The ultimate manifestation of the SMFs within industry is the current offshore outsourcing (“Offshoring”) fad. To find the cheapest programmers, one moves operations to the lowest wage countries he can find. The hype on offshoring is so frenzied that experience in offshoring has become a mandatory requirement for nearly any senior level computing management job.
Offshoring often gets marketed with ridiculous claims. These include “24-hour software development” where programmers in the U.S. start working on a problem and, when they go home for the night, programmers on the other side of the world pick up they left off – something not practicable until Star Trek mind transfer machines become available. There was even serious discussion of the ridiculous concept of putting programmers literally offshore in cruise ships.
There is much fear that the bulk of U.S. computing will eventually be moved overseas, just as the manufacturing of sneakers has been. Under the new model, the U.S. will retain the high-level system design and architecture while the “low level” programming jobs will go offshore.
I do not share this grim view – at least for the long term. Although, over the near term, I expect much pain for U.S. workers until the offshore lemming parade runs its course, herded over the cliff by consultants and hucksters who have established themselves as offshoring experts.
Who would have guessed a half century ago that it would be nearly impossible to find a “Made in the U.S.A” sneaker today? Still, there is a major difference between making sneakers and making software. A U.S.-based shoe company can have its creative people in the U.S. They can create the designs here. They can build the prototypes here. Then they can ship those designs to Timbuktu to have low wage workers turn out sneakers at the lowest possible worker-per-hour manufacturing cost.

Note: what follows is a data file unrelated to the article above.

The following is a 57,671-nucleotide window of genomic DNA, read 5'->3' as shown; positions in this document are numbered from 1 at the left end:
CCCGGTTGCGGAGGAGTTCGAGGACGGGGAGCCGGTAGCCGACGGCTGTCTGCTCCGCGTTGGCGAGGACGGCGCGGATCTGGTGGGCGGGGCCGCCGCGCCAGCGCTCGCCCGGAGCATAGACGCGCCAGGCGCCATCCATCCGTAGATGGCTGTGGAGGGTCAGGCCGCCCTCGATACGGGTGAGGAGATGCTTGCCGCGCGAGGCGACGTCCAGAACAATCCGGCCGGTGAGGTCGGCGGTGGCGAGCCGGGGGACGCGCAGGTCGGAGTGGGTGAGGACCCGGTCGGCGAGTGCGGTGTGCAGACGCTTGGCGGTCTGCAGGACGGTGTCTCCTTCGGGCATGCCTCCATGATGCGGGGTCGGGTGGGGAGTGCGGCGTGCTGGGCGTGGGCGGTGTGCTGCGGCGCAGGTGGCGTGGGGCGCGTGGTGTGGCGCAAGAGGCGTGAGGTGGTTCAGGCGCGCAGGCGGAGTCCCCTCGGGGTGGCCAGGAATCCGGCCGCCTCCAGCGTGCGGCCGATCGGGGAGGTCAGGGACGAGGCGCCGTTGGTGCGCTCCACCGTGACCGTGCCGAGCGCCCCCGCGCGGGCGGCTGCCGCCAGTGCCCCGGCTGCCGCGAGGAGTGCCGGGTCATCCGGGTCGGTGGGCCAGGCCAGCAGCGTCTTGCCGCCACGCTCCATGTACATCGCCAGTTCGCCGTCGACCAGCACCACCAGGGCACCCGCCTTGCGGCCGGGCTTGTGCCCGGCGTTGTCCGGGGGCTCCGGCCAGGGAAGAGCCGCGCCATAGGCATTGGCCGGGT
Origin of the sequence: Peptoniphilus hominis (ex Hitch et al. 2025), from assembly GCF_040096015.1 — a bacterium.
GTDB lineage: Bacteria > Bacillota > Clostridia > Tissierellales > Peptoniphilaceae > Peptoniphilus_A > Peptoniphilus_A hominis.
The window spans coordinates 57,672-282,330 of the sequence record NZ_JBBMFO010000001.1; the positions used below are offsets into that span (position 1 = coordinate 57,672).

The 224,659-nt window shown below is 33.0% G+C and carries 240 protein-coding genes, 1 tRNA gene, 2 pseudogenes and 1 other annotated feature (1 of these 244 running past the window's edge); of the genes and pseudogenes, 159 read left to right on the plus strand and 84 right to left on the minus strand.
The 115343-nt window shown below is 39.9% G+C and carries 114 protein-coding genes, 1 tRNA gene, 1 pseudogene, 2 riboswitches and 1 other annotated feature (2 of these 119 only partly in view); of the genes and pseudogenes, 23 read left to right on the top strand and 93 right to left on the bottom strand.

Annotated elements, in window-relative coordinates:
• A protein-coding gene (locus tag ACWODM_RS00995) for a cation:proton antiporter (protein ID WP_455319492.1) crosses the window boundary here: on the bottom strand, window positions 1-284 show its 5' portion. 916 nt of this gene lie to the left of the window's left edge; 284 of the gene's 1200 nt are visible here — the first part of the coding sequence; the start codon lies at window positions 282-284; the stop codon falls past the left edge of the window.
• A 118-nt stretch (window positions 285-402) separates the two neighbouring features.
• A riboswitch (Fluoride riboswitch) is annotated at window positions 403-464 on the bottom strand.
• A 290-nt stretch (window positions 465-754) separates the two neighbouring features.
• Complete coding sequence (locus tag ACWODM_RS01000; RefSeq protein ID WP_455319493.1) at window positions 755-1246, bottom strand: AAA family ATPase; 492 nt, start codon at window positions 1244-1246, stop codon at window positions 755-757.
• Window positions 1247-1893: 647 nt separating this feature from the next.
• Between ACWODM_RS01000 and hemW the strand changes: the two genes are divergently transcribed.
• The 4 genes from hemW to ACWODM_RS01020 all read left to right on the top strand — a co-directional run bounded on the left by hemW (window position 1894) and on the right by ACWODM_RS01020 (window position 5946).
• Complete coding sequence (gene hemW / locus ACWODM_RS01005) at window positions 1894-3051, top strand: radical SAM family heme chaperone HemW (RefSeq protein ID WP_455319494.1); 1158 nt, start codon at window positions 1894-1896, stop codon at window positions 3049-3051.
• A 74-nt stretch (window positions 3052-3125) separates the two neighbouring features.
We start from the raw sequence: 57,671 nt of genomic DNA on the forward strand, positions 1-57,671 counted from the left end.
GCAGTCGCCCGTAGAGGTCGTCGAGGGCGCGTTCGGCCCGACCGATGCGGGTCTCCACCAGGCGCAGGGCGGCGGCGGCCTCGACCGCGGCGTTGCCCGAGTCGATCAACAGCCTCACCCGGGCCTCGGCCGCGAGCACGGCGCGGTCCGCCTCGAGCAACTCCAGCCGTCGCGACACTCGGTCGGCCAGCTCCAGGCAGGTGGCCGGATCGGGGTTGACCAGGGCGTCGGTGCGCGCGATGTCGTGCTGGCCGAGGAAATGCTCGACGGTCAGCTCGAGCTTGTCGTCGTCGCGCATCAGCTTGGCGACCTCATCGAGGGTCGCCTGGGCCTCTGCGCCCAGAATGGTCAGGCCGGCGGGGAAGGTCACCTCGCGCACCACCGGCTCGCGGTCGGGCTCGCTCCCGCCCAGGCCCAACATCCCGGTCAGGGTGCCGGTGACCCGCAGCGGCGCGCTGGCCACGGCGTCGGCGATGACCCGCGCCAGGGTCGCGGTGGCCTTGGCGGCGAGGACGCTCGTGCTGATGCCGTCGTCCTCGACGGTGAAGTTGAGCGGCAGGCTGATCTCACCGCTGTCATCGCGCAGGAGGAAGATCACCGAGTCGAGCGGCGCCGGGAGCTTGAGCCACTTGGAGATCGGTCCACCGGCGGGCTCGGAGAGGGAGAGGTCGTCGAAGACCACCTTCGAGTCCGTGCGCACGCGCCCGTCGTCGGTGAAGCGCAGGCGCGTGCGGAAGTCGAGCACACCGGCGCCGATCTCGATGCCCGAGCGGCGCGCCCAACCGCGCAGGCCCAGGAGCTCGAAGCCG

Which brings us to a key reason why software is nothing like making sneakers: For software there is virtually no manufacturing cost. Nearly all the cost for software comes from the development stages prior to production. Stamping out CDs of finished software is nearly an incidental expense in the overall costs.
For years companies in the financial industry could have saved money on labor costs by moving software development from New York to Peoria. Peoria has many advantages over going “offshore,” including fewer time zone changes, no visa and travel issues, more stable infrastructure and better communications. Still, the heart of the financial software development is New York. The reason for this is the need for software developers to be close to their users. To do software development effectively, your developers have to work closely with the people who will eventually use the software. New York is where the financial people are so New York is where the financial software developers are. If Peoria was too far to move 20 years ago, why is moving half way around the world any better today?
Last year I encountered an interesting example of the culture clash caused by offshoring. I called my credit card company to get a copy of a bill. I was unable to convince the overseas agent of the need for me to get this before April 15th. Though not a software offshoring issue, it illustrates the lack of perspective you may be inheriting through offshoring. (This is now my former credit card company.)